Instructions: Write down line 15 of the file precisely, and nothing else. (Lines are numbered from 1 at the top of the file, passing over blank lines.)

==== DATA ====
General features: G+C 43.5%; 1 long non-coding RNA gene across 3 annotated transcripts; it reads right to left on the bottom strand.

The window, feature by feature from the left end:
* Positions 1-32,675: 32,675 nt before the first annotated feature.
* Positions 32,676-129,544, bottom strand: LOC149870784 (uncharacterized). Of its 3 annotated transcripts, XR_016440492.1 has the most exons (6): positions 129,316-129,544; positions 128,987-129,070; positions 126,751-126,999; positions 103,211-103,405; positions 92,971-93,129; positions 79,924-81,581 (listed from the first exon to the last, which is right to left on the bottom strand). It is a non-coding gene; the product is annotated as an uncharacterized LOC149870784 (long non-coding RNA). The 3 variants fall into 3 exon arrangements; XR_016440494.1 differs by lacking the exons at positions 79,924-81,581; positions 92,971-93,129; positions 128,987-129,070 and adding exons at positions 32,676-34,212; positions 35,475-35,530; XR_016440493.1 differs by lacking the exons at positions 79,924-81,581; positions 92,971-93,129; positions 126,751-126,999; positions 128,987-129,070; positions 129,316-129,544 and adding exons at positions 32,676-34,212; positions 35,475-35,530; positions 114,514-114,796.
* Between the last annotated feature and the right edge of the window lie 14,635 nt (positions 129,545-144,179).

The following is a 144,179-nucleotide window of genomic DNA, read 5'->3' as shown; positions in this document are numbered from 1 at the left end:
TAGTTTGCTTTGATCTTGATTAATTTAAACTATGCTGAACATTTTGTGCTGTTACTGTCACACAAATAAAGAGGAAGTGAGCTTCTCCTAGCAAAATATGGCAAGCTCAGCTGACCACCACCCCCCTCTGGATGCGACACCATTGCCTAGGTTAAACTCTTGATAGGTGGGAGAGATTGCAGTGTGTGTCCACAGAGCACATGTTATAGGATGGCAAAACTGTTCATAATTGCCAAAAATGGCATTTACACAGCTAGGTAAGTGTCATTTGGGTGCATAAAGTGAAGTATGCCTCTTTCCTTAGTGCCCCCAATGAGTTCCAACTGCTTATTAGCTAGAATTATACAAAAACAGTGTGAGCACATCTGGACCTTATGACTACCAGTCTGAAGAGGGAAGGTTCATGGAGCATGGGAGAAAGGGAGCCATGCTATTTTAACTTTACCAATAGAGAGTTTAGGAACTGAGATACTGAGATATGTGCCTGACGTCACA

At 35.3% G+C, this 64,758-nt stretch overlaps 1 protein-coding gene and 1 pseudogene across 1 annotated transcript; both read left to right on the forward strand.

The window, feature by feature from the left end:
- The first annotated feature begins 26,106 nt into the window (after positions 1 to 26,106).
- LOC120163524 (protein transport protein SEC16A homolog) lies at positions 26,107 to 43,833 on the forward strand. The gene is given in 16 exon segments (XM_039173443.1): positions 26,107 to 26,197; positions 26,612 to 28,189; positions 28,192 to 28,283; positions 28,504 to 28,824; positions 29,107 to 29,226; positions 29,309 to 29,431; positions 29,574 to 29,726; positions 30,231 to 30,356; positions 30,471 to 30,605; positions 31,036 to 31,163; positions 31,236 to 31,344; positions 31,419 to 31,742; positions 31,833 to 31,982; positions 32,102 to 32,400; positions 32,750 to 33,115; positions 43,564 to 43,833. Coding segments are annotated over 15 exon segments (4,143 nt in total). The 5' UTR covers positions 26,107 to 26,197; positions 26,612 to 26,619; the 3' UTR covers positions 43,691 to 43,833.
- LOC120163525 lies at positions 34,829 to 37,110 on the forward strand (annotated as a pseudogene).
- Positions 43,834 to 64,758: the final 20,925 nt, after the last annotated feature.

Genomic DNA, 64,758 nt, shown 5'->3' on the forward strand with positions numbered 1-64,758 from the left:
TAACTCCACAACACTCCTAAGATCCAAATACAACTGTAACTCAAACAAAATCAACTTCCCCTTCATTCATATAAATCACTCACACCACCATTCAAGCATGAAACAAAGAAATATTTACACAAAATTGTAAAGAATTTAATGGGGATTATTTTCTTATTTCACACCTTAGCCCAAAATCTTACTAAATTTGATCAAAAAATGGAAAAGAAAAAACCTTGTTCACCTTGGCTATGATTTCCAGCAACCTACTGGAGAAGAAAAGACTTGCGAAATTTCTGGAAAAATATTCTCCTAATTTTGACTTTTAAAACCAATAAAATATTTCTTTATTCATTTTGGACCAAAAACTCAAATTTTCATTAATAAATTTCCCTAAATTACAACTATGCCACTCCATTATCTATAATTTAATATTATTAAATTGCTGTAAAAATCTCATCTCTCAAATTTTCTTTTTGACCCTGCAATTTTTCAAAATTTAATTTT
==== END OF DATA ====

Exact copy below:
TAACTCCACAACACTCCTAAGATCCAAATACAACTGTAACTCAAACAAAATCAACTTCCCCTTCATTCATATAAATCACTCACACCACCATTCAAGCATGAAACAAAGAAATATTTACACAAAATTGTAAAGAATTTAATGGGGATTATTTTCTTATTTCACACCTTAGCCCAAAATCTTACTAAATTTGATCAAAAAATGGAAAAGAAAAAACCTTGTTCACCTTGGCTATGATTTCCAGCAACCTACTGGAGAAGAAAAGACTTGCGAAATTTCTGGAAAAATATTCTCCTAATTTTGACTTTTAAAACCAATAAAATATTTCTTTATTCATTTTGGACCAAAAACTCAAATTTTCATTAATAAATTTCCCTAAATTACAACTATGCCACTCCATTATCTATAATTTAATATTATTAAATTGCTGTAAAAATCTCATCTCTCAAATTTTCTTTTTGACCCTGCAATTTTTCAAAATTTAATTTT